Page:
Sean Kitching – read the full review here

Memorials – Music For Film
(The state51 Conspiracy)

There’s common ground between the two soundtracks – and, daresay, Susman and Simms’ respective approaches – in the mesmeric drone of Tramps!’ ‘Feel Of Time’ and Women Against The Bomb’s ‘Peacemaker’. But, coming at the end of Tramps!, the real crossover point might be ‘Boudicaaa’, an absolutely magnificent shot of mayhem honouring “queer” Queen Boudica (and the Queen of Sheba, Joan of Arc, Vita Sackville-West, Virginia Woolf, Elizabeth I and her “lezzers in waiting”). After all, wasn’t Boudica a woman leading a tribal uprising against the weapon of mass destruction that was the Roman Empire? Although perhaps with less peaceful, law-abiding strategies than the Greenham community.
Matthew Horton – read the full review here

Jam City – Jam City Presents EFM

I’m afraid there is no other way to put this – this is an album of bangers. ‘Touch Me’ – on which Aidan’s vocals play-off sinuously with those of Manchester singer-songwriter Clara La San – rides in on a groove that is equal parts Balearic anthem and imperial-phase Madonna. On ‘Reface’, even the trademark extravagantly filtered vocals and sonic effects (theorised by critics like Adam Harper and Dan Barrow as quirks of a new accelerationist sub-genre called ‘distroid’) can’t hide the fact that it is broadly channelling the vibe of a Radio 1 Essential Mix circa 2003 (in a good way). Even more gloriously, the drum track in ‘Wild N Sweet’ recalls nothing so much as Gala’s ‘Freed from Desire’, a startling – and not unwelcome – moment in the oeuvre of an artist with a reputation for apocalyptic sonic brutalism. You can almost taste the cheap champagne at Liquid & Envy.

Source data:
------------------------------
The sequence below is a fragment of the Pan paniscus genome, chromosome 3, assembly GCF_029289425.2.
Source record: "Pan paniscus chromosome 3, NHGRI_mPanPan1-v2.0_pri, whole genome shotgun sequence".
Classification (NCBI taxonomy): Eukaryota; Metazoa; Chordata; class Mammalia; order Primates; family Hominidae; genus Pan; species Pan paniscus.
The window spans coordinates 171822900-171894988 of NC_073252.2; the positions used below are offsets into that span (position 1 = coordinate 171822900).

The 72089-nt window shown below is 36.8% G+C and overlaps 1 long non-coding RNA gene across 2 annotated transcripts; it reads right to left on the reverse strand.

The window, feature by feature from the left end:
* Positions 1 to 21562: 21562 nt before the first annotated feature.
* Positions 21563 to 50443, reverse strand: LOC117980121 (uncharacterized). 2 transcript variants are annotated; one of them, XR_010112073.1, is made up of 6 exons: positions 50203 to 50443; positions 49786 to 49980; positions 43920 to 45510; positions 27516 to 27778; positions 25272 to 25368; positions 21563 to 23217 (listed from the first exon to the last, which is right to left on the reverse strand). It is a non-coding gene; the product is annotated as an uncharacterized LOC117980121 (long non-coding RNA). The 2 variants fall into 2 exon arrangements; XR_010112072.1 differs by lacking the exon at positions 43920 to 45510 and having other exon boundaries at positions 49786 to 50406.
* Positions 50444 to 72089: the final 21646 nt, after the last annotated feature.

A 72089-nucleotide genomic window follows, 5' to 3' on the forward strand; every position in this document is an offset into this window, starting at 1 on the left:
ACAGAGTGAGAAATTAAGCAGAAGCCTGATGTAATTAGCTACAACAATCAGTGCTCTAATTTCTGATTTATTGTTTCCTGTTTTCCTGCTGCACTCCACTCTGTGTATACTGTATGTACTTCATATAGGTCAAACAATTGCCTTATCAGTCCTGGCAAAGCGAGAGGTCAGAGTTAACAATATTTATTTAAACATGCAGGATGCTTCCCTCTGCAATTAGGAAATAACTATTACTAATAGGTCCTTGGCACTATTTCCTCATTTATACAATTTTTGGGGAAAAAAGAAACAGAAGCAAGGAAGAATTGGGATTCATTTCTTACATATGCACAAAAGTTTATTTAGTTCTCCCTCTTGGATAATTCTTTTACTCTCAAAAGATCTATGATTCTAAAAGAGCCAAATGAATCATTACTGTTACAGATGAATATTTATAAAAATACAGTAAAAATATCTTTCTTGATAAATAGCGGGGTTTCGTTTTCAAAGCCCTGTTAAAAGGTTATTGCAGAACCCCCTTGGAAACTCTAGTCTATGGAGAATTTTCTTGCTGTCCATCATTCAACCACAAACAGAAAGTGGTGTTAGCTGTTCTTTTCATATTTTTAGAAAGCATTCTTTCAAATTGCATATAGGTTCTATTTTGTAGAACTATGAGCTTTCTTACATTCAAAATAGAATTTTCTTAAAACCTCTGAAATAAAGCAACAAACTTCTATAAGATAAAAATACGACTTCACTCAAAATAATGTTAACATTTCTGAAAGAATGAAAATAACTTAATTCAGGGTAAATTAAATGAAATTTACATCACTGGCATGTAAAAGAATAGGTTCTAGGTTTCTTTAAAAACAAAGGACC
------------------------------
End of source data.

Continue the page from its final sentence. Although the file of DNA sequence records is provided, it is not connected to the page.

Alex Niven – read the full review here

deVon Russell Gray / Nathan Hanson / Davu Seru - We Sick

On ‘They Stay Breathing Here’, Hanson rips open a shimmering blues and presses it against urgent piano bursts and snare hits. Flickers of devastating melody can be found in his playing, while a sense of progression emerges from undercurrents of rhythm and groove. Elsewhere, the two ‘Solve for Malcolm’ movements are lengthy centrepieces, dedicated to Malcolm X and his 1963 speech "The House Negro And The Field Negro" whose message of individual agency inspired the trio. On the first of these, repeating piano arpeggios, sparse cymbal caresses, and blaring saxophone licks create an atmosphere of rebellious affront, only for a rumbling tom to push everything forward with a marching, martial rhythm. Meanwhile, the second movement basks in a morose sort of lyricism, shuffling from long silences interrupted only by muted piano body knocks and reed sighs to a soaring, glorious free jazz anthem.
Antonio Poscic – read the full review here

Pere Ubu – Trouble On Big Beat Street
(Cherry Red)

This might not be a perfect album, but given that one suspects the element of chaos in Ubu’s inner workings will always be an essential part of their process, that might not be an entirely desirable outcome anyway. What it is though, is another great Pere Ubu record, one imbued with a more upbeat emotional sensibility than its predecessor, with some memorable songs and some wild sonic experiments. It’s a snapshot of where the band are right now, as well as a hint of where they might still go in future.
Sean Kitching – read the full review here

Wolf Eyes – Dreams In Splattered Lines

On songs like ‘Engaged Withdrawal’, ‘Exploding Time’, and ‘My Whole Life’, fragments of distorted spoken word appear beneath scattered textures, clarinet-mimicking leitmotifs, and even the occasional neon-lit darkwave synth in another nod to Chicago Surrealists, like Franklin Rosemont, Penelope Rosemont and Tor Faegre. Despite being rendered unintelligible, the texts are delivered with grit and conviction, suggesting a presence of mind that goes way beyond the autotelic. Taken together, they conjure a vision of a doomsayer in a crowded square whose warning pleas are drowned out by all-consuming urban chaos.
Antonio Poscic – read the full review here

Overmono – Good Lies

Following a string of successful club-house EPs and several single releases later, Overmono have finally shared their debut album. A twelve-track compilation of looping vocal samples, warped production and warm beats, Good Lies is a reflection of the duo’s critically acclaimed career and doesn’t disappoint as their first full-length project. Cultivating a space in the electronic scene with their addictive two-step beats and mechanical synths, the Welsh brother duo have, over a course of seven years, made a name for themselves as one of the most essential dance projects within the electronic scene.
Laviea Thomas – read the full review here

The Purge Of Tomorrow – The Other Side Of Devastation
(Modern Obscure Music)